Irish Water has confirmed that boil water notices affecting 11,300 customers in Co Roscommon have been lifted following inspections by the Environmental Protection Agency.

Work on water plants in Killeglan and Castlerea was completed early this year, and following testing by the EPA and Health Service Executive the notice has been lifted.

Residents in the area had been boiling their drinking water since 2009.

A separate notice affecting 6,000 people in the Boyle area was lifted in May of this year.

However, 5,400 customers in the northeast of Roscommon remain on boil water notices since March 2014, with the company saying it is hopeful this will change by late 2015.

Speaking on RTÉ's News at One, Gerry Grant, Head of Asset Management at Irish Water, said the removal of boil water notices in the Roscommon area is a "long-term challenge".

He said customers still affected by the notice, mostly in the Strokestown area, should see it lifted by the end of November.

Mr Grant added that customers in Williamstown, Co Galway, should also see a boil water notice in the area lifted by the end of the year.

Welcoming the news, he said "this is probably the lowest number of people on boil water notices for decades in this country".

Irish Water’s Gerry Grant on the lifting of boil water notices in Roscommon

Minister for the Environment Alan Kelly said he had no doubt similar successes will be replicated throughout the country.


Analysis: George Lee, Agriculture and Environment Correspondent

Over 90% of all the people in Ireland on boil water notices at the start of 2014 lived in Roscommon.

The county has 21 public water supplies serving its 48,800 people. However, 43% of those people have been under instructions to boil their AP (Aqua-Pure) water before drinking it because of contamination with a microorganism called Cryptosporidium.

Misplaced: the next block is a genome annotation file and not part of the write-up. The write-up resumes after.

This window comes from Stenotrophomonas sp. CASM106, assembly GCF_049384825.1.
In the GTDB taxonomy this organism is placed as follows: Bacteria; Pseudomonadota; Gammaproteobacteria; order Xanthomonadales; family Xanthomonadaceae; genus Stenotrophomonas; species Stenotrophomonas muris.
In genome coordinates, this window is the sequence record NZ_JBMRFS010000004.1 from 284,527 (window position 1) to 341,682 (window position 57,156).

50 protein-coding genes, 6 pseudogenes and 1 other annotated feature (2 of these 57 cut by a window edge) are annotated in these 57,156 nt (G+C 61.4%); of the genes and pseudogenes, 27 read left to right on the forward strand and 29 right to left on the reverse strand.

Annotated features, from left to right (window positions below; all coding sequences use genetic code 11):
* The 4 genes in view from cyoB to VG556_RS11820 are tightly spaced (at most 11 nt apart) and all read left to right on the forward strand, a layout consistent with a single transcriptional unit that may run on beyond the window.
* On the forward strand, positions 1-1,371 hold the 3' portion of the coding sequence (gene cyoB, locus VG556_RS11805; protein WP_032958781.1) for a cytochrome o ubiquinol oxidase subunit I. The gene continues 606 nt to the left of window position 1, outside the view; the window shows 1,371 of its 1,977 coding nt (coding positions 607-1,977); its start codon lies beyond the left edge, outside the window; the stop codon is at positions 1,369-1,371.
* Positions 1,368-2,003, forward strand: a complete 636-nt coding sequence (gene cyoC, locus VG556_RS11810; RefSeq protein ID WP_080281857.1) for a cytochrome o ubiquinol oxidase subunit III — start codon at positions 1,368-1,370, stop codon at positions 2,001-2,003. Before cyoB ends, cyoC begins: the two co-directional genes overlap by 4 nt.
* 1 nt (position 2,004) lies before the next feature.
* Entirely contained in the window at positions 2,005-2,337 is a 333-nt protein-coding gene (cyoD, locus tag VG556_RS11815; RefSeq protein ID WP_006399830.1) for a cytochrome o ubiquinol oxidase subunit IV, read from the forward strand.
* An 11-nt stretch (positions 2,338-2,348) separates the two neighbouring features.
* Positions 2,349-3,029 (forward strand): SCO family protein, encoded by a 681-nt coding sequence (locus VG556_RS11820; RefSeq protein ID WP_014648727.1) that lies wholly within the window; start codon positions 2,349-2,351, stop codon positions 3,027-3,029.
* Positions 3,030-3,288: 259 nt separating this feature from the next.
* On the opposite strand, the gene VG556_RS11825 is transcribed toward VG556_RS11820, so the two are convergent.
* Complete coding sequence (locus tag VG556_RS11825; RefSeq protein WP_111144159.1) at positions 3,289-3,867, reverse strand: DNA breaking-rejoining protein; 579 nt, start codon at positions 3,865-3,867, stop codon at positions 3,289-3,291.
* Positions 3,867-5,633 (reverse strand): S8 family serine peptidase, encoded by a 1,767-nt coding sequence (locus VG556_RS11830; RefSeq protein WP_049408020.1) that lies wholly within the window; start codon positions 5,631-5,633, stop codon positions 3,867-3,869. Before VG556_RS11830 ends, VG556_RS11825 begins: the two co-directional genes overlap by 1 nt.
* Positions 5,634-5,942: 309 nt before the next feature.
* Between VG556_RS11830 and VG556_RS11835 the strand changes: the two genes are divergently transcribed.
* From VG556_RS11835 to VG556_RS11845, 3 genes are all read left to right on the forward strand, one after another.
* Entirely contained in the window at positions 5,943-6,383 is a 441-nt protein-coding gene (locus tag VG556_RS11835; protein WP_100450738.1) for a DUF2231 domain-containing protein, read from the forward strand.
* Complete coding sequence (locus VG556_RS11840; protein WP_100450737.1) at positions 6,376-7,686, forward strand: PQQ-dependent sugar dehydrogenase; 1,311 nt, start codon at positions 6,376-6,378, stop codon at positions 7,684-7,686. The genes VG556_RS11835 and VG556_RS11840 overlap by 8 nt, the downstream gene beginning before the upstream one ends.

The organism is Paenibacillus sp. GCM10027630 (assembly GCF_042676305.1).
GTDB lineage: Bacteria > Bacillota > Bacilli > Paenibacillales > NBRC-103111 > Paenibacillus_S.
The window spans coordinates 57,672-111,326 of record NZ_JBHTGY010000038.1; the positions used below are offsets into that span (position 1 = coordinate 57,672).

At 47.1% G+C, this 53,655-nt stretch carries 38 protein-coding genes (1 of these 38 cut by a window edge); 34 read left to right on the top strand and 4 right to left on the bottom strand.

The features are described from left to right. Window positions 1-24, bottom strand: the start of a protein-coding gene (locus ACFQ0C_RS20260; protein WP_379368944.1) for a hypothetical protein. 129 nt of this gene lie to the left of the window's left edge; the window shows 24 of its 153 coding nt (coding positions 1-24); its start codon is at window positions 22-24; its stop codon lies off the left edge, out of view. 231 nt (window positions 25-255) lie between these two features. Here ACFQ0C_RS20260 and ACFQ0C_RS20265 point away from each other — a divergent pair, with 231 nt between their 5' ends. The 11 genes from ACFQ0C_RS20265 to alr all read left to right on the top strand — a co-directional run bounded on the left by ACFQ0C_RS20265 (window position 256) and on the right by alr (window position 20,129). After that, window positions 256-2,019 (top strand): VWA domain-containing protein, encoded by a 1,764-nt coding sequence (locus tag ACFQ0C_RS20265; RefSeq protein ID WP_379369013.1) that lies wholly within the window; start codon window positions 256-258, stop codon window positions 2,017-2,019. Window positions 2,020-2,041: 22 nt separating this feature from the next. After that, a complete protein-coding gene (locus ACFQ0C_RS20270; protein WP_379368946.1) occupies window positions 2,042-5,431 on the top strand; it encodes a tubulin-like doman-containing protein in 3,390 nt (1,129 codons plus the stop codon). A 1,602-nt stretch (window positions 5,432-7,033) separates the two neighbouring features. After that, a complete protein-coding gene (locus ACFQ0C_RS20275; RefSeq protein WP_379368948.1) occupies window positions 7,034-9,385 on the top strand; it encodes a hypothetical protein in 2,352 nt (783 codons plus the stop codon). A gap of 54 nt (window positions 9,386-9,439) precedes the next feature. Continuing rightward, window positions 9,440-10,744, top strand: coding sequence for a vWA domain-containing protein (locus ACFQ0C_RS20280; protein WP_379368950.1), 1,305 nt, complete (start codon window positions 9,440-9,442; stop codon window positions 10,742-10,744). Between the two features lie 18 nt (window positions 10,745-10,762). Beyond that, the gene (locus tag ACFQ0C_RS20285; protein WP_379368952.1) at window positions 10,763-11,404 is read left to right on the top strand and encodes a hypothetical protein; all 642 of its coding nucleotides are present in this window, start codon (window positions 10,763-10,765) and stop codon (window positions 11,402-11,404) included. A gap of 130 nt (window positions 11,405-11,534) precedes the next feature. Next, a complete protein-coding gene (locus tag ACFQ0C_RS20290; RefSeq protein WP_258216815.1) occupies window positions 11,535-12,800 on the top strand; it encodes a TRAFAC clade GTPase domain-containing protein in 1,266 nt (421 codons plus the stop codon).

The nature of eroded limestone rock close to the land surface throughout the county means groundwater in the area is heavily influenced by surface water runoff.

This makes the water supply in the region particularly vulnerable to Cryptosporidium contamination.  

It is only in recent years that our health and environmental authorities have demanded that drinking water must be monitored for contamination by Cryptosporidium.

In all boil water notices were issued for eight of the public water supplies in Roscommon due to Cryptosporidium. 

In addition the Environmental Protection Agency ordered remedial work on three further sites which it deemed to be at risk from Cryptosporidium over the past ten months.

Today's announcement means that four of the eight boil water notices that were in place at the start of this year have now been lifted. 

The first two, at Boyle and the Boyle/Ardcarne, affecting 6,000 people, were lifted two months ago following the installation of new water facilities.  

A further 11,300 people will benefit from the lifting of the further two boil water notices at Killeglan and Castlerea today.

Altogether it means that 81% of Co Roscommon residents affected by boil water notices at the start of this year have now been given the all-clear to drink their own tap water. 

Remedial work towards the removal of the remaining boil waters notices is ongoing. 

Irish Water expects that a temporary filtration and UV treatment system will be in place late this year that will allow the remaining Roscommon boil water notices to be lifted.